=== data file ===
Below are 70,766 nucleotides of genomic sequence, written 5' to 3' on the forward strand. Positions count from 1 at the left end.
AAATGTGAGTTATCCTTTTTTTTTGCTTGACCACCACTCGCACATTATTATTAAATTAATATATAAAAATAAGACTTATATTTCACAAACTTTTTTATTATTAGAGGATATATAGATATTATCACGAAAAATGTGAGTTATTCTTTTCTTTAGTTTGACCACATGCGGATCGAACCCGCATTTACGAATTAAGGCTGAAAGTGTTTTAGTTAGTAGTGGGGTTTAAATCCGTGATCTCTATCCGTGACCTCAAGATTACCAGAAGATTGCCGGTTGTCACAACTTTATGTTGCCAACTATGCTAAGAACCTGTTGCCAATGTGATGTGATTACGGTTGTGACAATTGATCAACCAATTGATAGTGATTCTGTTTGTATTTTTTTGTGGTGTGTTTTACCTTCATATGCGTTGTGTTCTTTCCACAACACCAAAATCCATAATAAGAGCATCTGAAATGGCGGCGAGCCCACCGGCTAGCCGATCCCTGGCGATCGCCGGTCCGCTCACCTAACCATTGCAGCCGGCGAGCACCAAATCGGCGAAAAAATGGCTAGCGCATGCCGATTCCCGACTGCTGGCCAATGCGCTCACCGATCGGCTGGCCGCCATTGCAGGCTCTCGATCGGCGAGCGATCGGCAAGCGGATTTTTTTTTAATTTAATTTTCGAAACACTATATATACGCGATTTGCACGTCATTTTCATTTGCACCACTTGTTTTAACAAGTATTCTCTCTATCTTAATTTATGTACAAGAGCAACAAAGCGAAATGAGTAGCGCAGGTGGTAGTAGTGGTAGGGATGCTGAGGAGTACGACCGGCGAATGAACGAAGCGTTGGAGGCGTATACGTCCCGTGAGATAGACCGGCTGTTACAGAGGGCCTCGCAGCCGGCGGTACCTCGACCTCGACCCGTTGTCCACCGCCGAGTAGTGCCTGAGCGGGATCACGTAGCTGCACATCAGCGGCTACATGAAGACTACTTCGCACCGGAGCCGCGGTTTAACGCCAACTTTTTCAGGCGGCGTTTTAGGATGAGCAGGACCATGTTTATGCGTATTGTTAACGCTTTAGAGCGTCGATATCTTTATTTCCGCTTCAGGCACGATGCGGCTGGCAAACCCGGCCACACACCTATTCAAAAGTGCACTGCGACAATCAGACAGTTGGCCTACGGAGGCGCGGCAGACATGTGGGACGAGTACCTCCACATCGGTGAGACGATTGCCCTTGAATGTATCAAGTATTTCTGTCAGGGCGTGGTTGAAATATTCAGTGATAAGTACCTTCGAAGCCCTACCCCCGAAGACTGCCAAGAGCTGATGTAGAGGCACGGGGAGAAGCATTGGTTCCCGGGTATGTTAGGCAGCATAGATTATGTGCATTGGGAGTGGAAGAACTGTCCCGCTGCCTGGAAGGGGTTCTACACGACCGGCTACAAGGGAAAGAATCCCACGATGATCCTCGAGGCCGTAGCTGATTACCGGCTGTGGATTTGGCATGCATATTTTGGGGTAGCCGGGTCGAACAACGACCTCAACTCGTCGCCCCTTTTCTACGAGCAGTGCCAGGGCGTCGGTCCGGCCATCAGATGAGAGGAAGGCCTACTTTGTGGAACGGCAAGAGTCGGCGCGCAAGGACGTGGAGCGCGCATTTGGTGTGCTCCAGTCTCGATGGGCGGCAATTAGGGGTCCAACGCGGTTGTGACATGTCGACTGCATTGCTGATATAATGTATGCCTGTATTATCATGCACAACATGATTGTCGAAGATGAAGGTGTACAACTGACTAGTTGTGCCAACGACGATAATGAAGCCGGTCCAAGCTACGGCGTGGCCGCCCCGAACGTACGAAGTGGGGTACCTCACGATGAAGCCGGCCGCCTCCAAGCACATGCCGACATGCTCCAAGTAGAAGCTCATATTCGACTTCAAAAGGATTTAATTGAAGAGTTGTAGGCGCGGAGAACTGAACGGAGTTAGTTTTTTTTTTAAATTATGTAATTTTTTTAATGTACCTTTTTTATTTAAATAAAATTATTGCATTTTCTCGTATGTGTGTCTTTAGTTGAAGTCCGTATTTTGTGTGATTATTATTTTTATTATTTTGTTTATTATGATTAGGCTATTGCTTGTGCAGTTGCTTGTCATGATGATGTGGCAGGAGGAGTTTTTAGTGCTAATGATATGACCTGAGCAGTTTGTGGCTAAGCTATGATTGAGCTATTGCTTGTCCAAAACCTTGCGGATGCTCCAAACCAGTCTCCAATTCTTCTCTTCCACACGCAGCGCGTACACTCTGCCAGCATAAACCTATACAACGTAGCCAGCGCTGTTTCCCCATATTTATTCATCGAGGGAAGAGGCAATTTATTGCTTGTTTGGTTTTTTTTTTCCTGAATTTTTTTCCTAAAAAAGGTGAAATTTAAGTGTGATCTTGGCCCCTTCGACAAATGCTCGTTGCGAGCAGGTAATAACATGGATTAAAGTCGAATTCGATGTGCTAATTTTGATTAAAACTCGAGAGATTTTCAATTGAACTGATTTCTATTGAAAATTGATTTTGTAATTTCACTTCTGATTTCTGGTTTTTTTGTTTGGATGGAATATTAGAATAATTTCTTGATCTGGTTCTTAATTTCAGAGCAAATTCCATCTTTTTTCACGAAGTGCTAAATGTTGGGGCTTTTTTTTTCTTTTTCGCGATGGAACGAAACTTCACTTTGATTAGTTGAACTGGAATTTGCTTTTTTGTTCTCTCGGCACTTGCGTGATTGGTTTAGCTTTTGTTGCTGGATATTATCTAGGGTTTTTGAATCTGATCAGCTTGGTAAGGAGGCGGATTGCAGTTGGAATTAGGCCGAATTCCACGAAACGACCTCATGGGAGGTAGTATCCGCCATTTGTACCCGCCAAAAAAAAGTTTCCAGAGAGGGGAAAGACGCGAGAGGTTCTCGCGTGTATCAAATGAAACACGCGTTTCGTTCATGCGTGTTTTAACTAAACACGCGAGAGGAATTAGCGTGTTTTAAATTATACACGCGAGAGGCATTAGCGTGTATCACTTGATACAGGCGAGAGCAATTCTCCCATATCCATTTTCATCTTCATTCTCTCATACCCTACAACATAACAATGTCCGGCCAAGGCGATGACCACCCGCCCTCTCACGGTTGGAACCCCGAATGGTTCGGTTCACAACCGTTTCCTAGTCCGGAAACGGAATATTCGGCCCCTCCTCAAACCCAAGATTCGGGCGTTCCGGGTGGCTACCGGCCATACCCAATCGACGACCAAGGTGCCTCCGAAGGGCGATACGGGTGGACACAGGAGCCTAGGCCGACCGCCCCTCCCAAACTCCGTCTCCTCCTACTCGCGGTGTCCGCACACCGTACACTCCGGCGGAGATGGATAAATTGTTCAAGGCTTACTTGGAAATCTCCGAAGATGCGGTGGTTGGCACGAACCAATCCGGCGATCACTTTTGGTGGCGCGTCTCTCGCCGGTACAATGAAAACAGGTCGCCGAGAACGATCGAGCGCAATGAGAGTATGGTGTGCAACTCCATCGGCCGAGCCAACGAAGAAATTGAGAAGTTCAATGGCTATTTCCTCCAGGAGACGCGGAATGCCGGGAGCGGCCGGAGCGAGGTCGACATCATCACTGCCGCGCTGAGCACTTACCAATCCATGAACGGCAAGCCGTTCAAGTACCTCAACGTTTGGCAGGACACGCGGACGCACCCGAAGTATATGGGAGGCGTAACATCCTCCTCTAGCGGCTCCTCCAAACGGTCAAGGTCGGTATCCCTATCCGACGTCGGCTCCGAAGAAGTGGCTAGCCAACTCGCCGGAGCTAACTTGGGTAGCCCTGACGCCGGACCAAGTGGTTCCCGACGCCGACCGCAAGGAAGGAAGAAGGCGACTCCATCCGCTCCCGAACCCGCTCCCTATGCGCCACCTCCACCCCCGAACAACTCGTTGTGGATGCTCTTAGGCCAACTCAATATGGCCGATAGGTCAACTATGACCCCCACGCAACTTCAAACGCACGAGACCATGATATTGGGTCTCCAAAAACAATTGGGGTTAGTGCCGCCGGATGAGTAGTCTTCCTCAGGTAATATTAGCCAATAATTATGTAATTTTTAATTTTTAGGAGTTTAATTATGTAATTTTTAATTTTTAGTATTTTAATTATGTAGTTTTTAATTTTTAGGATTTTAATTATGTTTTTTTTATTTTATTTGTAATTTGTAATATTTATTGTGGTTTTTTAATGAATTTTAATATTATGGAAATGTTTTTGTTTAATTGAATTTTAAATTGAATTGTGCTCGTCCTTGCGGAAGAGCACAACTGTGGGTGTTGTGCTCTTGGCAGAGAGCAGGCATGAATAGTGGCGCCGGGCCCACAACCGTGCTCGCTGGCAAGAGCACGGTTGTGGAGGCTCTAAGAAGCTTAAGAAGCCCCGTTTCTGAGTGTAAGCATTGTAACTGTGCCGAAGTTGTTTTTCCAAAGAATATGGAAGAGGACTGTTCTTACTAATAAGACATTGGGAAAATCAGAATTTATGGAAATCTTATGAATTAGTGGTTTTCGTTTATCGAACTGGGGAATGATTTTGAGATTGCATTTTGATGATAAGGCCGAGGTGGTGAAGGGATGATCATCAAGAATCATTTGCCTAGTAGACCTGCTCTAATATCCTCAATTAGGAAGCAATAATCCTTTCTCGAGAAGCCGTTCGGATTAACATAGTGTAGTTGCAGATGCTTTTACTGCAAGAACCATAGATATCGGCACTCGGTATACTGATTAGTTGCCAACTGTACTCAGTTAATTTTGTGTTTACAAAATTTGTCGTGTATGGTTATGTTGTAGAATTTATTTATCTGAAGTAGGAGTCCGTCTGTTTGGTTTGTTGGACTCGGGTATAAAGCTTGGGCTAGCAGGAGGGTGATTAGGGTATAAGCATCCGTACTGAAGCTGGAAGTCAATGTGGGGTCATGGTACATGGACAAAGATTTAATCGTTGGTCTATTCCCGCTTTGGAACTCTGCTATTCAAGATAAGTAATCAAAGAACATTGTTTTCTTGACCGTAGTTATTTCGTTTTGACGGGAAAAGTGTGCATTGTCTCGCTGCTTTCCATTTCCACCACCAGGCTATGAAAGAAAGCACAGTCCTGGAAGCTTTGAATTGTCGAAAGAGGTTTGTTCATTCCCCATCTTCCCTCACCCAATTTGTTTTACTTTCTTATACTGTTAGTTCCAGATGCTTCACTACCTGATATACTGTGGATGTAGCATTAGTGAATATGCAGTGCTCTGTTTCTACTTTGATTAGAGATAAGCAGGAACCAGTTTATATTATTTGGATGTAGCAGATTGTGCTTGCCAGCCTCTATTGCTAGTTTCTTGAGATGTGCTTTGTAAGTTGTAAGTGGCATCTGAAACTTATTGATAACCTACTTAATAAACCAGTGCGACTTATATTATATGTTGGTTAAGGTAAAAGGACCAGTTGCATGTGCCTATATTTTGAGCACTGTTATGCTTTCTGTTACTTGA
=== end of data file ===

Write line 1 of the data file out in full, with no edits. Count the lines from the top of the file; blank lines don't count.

Below are 70,766 nucleotides of genomic sequence, written 5' to 3' on the forward strand. Positions count from 1 at the left end.